We got in the car and headed to Frigiliana, which is the most beautiful town in Spain....no really, that is how it is known. I can´t even describe it. It is this beautiful quintessentially old Mediterranean town.

As you can see, I couldn't get enough of this place. It was a photographer's dream!
There were about a dozen old men, having animated discussions in Spanish. I wondered what it must have been like to spend your life there. Steve and I agreed that it wasn´t a bad place to spend your life. It was very hot and we walked all around the town and it is VERY hilly, so we were pretty drenched.
We climbed up to a couple of lookouts and I got a few photos of terra cotta roofs, hills dotted with white buildings in the background and the Mediterranean Sea.

What a delightful place Frigiliana was! I wish I could just move right in with Steve and the girls!
Here's a short video clip I took with the camera of Frigiliana!

We decided to skip Ronda for now and head down to Tarifa. It took a long time to get down here. We drove through some cities that actually looked like Ft Lauderdale.....not very exciting, in that they were just like the US. It looked just like home. I was so glad we decided on Nerja on the Costa del Sol. We drove into the seaside town of Estepona where we´ll be staying the last 2 nights. It´s very large and we drove around in circles looking for the tourist office to get a map. In fact, we unknowingly parked right next to it, and walked around the block before we noticed we were next to it. Again, Steve was like "See it´s Big Ben and Parliament, kids" when we drove around and around. We are staying in a leafy square in the old part of town in a 250 year old building. So I am really looking forward to ending our trip there. But we found it and got a quick bite to eat and headed down here.

We could see the HUGE Rock of Gibraltar in the hazy distance and then we could see the northern coast of Africa. Then we passed about 20 huge windmills since this area is known for being very windy! We checked into Hostal Las Marguaritas and made our way into the old town, which is entered though a castle arch.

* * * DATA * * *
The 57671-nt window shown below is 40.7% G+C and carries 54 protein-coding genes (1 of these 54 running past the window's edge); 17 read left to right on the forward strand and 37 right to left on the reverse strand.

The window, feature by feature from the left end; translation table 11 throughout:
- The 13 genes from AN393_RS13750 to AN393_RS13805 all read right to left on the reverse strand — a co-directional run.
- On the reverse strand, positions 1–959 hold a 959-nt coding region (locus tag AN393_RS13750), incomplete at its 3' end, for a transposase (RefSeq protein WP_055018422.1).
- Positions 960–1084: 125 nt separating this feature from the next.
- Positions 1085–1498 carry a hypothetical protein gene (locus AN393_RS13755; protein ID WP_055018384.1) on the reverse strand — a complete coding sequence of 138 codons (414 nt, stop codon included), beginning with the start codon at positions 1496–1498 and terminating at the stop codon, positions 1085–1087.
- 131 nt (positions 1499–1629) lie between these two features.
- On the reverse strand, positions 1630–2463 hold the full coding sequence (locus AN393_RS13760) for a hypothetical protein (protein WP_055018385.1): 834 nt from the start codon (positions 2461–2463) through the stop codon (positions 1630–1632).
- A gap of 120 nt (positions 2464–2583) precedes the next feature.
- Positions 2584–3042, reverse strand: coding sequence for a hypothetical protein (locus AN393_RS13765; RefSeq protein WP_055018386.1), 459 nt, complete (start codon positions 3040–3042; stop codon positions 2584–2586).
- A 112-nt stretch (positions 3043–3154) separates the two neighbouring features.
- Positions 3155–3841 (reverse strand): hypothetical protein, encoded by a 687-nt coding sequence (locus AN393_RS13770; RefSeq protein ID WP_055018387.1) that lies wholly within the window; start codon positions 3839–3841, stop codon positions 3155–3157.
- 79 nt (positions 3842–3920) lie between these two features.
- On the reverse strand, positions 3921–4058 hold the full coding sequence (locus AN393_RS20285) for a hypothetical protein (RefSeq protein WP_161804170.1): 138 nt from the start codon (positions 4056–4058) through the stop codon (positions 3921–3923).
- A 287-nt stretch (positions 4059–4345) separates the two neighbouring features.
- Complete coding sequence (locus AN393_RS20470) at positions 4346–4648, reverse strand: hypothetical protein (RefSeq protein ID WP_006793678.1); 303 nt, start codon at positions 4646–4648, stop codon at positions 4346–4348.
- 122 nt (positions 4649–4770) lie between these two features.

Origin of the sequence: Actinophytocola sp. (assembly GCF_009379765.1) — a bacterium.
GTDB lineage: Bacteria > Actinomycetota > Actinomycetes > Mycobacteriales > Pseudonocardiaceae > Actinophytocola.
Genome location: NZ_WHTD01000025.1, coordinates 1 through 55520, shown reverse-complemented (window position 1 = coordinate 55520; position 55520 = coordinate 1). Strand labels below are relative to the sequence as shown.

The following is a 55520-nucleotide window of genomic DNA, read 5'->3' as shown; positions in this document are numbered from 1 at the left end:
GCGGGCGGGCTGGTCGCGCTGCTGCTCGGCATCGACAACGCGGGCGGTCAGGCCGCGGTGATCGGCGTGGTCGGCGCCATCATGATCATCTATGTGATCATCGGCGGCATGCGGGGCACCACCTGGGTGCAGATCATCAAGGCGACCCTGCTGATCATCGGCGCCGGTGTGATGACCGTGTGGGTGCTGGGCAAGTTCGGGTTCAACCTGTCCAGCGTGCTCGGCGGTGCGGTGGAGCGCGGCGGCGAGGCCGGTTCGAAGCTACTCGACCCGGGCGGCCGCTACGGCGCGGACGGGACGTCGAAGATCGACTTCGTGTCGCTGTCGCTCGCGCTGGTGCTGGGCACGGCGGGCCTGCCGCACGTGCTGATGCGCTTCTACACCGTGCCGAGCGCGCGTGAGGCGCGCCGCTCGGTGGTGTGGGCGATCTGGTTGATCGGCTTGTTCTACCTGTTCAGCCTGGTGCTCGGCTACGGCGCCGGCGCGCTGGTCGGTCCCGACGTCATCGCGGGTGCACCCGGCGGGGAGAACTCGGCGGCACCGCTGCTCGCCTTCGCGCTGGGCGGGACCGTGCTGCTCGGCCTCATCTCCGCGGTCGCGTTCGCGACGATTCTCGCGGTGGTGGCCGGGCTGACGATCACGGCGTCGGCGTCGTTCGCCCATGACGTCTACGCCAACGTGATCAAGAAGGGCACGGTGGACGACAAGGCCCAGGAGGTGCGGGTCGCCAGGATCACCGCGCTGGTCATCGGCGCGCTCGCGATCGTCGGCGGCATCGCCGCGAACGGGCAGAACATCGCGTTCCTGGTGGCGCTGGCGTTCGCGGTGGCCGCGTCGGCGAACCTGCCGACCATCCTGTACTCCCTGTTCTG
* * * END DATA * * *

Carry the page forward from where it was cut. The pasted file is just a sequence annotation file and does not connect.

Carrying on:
You can definitely see an Arabic influence here....there are even some signs in Arabic. This area is known for kiteboarding...remember the wind. The atmosphere is VERY different here. Less families....more young.....a little more pretentious, but still pretty relaxed.

There are a lot of hippy kids here. The very strange thing is that everything in the town is so expensive. There are tons of awesome little shops, selling incense, scarves and things, but they are all very expensvie. In fact, I have seen some of the very scarves I own and purchased in NYC for $5 for twice that in Tarifa. So it is a bit ironic that some of these hippies have so much money to spend on overpriced stuff. Anyway, this is the last town in Europe, a mere 35 minute boat ride away from Africa.

Some of the streets are so narrow here, they are impassible by car. There was one tiny street where all pedestrians had to stop and move against the wall so the car could get by and then the guy revved his engine after he passed and everyone laughed at him. You had to be there.

Tonight we stroll around the old town and try some traditional Andalucian food at a recommended restaurant in here. Now, we are in a pretty big and crowded internet cafe smack in the middle of things here. €3 for an hour here - everything in this town is expensive. We have an hour, so we may as well make it count!

This is where we ate dinner at the Lonely Planet-recommended Mandrágora's, "behind Iglesia San Mateo, this intimate place serves Andalucian-Arabic food." The food here was melt-in-your mouth good! I got another Tinto Verano (again, NOT on the menu) and Steve got a Spanish brew. Steve got a pork dish in this delicious indescribable sauce and I got these fish raviolis....like it's a VERY mild thin pieces of fish stuffed with cheese, like a cream cheese? and a red pepper sauce.....oh man, it was so good! And the ambiance was so nice, down this little quiet corridor away from the noise of the old town.

PS - the key board is a bit different - it´s all in Spanish to begin with. You need to press control alt and then the 2 for the @ symbol....see I just did it! haahaaa That took awhile to figure out....I forget where that was, but we remembered when we got here. In Mexico, the keyboard was crazy! Yes, there are so many different things that you only know about when you travel. That´s what makes it so fun.

Tomorrow we board the boat for Morocco. We have not been able to exchange our Euros for Dirhams yet, so we may have to do it at the Port. Apparently, the dirham is a controlled currency, which means it can't leave the country of Morocco. The exchange rate won´t be great, but we´ll have bargaining power in Tangier and in Chaouen. This time tomorrow we´ll be in Morocco in Chaoen....the blue village. I would LOVE to bring home one of those Moroccan lanterns, but I don´t think it´ll fit in our backpacks or duffel bags! hahahaha. We´ll try to find internet in Chaoen and check in.